-Do you think more about personal issues, or look at wider, more broad worries such as the economy, the environment, or social change?
At my age (mid sixties) I think it is stupid to worry about things I can't change, like the economy, environment, or social change. With age comes wisdom, they say, and that includes not tilting against windmills any more, I suppose. I am enjoying retirement and will leave those things for the 30-year-olds to fuss over and worry about.
Quote:
Originally Posted by imoldernu
-Do worries affect your sleeping habits?
I sleep like an effing ROCK. My Fitbit activity monitor says I sleep with 96%+ efficiency for 7.5 hours each night. I also take delicious, delightful naps. No, nothing interferes with my sleeping habits. Again, I feel that would be stupid at this point in life.

Quote:
Originally Posted by imoldernu
Perhaps not a good subject for discussion but just some passing thoughts after a bad night's sleep brought on by overeating at dinner.
Sounds to me like the problem is not worry, but just being more careful about what and how much you eat at dinnertime. I have had the same happen to me. Also last Thursday night I didn't sleep because I threw my back out. But this has not caused me any worry. Instead, I have been resting my back. Slept really well last night, too, catching up on that lost sleep, still.
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Old 04-24-2013, 01:09 PM   #3
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Worry is hard to avoid, and it's not *always* unhealthy (if it drives you to make positive changes within your control). But when it becomes obsessive and when it consumes you over things you can't control, it becomes toxic.
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Old 04-24-2013, 01:24 PM   #4
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OMG ImOlderNU - you've read my mind !!!! I've actually been worried if I will shift my worries to other things ! Right now my ONLY worry is being able to sell my house so I can downsize and running out of money in ER. The first is temporary and is keeping me awake at night. I've always been a worrier so I do worry about the second become all consuming (I'd laugh at that sentence if it weren't so true !). As you can see, I'm actually worried about being worried in the future --- double toxicity !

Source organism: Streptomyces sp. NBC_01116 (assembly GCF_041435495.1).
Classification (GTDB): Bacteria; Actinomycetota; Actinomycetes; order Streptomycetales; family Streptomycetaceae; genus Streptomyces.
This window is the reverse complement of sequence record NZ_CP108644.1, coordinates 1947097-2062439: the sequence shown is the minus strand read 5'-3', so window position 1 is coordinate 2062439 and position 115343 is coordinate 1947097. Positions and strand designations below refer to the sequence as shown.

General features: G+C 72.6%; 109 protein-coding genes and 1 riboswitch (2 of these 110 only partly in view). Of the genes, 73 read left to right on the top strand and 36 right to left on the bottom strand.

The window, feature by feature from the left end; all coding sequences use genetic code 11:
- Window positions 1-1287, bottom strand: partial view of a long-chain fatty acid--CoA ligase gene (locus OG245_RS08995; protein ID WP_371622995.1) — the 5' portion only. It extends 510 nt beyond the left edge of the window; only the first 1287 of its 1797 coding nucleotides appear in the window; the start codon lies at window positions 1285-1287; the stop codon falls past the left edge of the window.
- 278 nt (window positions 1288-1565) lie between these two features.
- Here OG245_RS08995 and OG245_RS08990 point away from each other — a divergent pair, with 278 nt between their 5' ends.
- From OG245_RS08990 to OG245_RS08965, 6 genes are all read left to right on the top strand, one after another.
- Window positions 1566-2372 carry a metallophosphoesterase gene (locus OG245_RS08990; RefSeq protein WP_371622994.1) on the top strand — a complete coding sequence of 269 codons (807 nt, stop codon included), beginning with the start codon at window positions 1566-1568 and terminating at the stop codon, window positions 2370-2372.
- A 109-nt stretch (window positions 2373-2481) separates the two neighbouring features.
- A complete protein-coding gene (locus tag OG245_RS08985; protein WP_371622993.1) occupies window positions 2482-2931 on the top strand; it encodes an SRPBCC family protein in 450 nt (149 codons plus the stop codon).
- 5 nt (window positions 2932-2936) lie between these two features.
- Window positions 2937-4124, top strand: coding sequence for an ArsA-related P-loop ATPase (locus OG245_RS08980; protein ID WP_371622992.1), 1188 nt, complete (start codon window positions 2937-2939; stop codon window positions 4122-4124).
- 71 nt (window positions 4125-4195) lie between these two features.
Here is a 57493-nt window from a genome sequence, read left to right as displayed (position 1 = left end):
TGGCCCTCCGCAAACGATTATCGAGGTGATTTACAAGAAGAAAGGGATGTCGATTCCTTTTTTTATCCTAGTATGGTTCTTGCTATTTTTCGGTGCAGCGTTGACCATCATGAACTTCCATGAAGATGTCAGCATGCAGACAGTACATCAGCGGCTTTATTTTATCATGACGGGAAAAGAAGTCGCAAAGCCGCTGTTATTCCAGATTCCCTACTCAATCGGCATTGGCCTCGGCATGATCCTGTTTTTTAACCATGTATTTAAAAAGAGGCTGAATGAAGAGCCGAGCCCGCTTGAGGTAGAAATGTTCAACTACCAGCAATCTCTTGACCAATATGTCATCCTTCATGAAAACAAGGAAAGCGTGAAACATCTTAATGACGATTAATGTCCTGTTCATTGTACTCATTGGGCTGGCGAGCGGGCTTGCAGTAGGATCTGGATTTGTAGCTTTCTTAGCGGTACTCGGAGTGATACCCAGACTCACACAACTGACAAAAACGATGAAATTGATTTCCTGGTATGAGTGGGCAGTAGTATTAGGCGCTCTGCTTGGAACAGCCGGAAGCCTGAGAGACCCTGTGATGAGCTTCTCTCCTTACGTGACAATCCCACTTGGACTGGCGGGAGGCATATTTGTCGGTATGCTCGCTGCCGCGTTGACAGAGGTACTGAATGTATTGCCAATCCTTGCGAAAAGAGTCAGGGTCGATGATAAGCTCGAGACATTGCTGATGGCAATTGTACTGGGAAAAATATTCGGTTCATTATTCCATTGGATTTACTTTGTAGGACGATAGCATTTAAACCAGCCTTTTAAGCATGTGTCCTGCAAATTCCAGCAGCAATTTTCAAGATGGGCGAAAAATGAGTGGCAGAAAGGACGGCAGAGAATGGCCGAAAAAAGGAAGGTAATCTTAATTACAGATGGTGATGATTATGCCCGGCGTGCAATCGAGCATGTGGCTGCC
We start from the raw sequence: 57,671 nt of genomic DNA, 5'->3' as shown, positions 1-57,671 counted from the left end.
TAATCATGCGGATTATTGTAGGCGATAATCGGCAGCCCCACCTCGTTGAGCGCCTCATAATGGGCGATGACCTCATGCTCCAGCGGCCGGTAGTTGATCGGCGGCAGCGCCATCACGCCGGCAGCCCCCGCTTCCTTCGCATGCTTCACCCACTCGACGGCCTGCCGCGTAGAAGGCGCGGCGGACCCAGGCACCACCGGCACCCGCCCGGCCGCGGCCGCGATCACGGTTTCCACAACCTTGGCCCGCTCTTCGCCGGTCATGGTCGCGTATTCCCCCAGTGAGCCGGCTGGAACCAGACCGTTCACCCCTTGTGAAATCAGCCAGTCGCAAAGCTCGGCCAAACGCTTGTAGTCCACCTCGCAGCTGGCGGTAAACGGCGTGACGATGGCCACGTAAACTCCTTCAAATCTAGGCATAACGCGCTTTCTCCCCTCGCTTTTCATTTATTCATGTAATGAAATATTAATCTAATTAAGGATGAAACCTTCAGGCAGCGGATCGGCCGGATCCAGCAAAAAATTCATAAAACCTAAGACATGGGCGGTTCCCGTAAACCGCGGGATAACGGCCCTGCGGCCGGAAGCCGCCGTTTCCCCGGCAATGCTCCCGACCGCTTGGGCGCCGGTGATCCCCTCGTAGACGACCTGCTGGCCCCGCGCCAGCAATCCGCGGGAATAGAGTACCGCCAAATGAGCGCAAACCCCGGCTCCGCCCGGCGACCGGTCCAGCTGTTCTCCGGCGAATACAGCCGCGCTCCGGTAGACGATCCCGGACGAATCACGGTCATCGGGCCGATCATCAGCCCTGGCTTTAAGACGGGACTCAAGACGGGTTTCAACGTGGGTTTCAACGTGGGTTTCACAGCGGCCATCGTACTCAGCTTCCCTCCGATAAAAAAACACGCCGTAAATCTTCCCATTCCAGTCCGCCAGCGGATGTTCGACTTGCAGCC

This forum is one of the places where I know I can get reasonable input about the validity of my worries, so I do think that this will serve as a great outlet for my concerns.
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Old 04-24-2013, 01:26 PM   #5
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I don't worry often, like W2R I finally realized there's no point - worrying itself accomplishes what (nothing IMO)? Sure I catch myself worrying occasionally, less often with each passing year, but I almost always realize it quickly and snap out of it. Even if something awful happens, I know worrying doesn't help, if anything it makes the situation worse.

I also tend to address issues ASAP, always have. That helps curtail worrying. When I was still working, peers would put off issues and fret about it. I often did the most distasteful tasks first to get them over with. Putting things off, avoiding issues, probably makes time spent worrying more likely. Spiritual training has been helpful in this.

I don't relate it to retirement as the OP seems to ask, making things better or worse, I relate learning to skip worrying to age and "wisdom."

There's no changing the past, learn and move on. No need to worry about the present, just do it. And I'd rather spend time preparing for what comes, instead of using time to worry. I'd rather act, be procactive, than waste time worrying - so that's what I try to do...
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Old 04-24-2013, 01:33 PM   #6
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Worry is great for prevention, lousy as a cure.
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Old 04-24-2013, 01:37 PM   #7
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Originally Posted by heeyy_joe View Post
Worry is great for prevention, lousy as a cure.
I'm printing that one up and hanging it on the wall !
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Old 04-24-2013, 02:12 PM   #8
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I don't need to answer the questions individually, W2R did it for me. The only worry issue I have that wasn't mentioned is my kids. They are both doing fine but still I worry. Nothing new about that in ER.
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Old 04-24-2013, 02:16 PM   #9
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My mother used to say, "I worried about not having any shoes until I met the person that had no feet". Positive worry which results in creative solutions is my goal. Worrying about what can't be changed is a waste of time. I am more petty or "set in my ways" as I get older........but, I realize that this is a fact of aging and I try to be nicer to offset my old age grumpiness.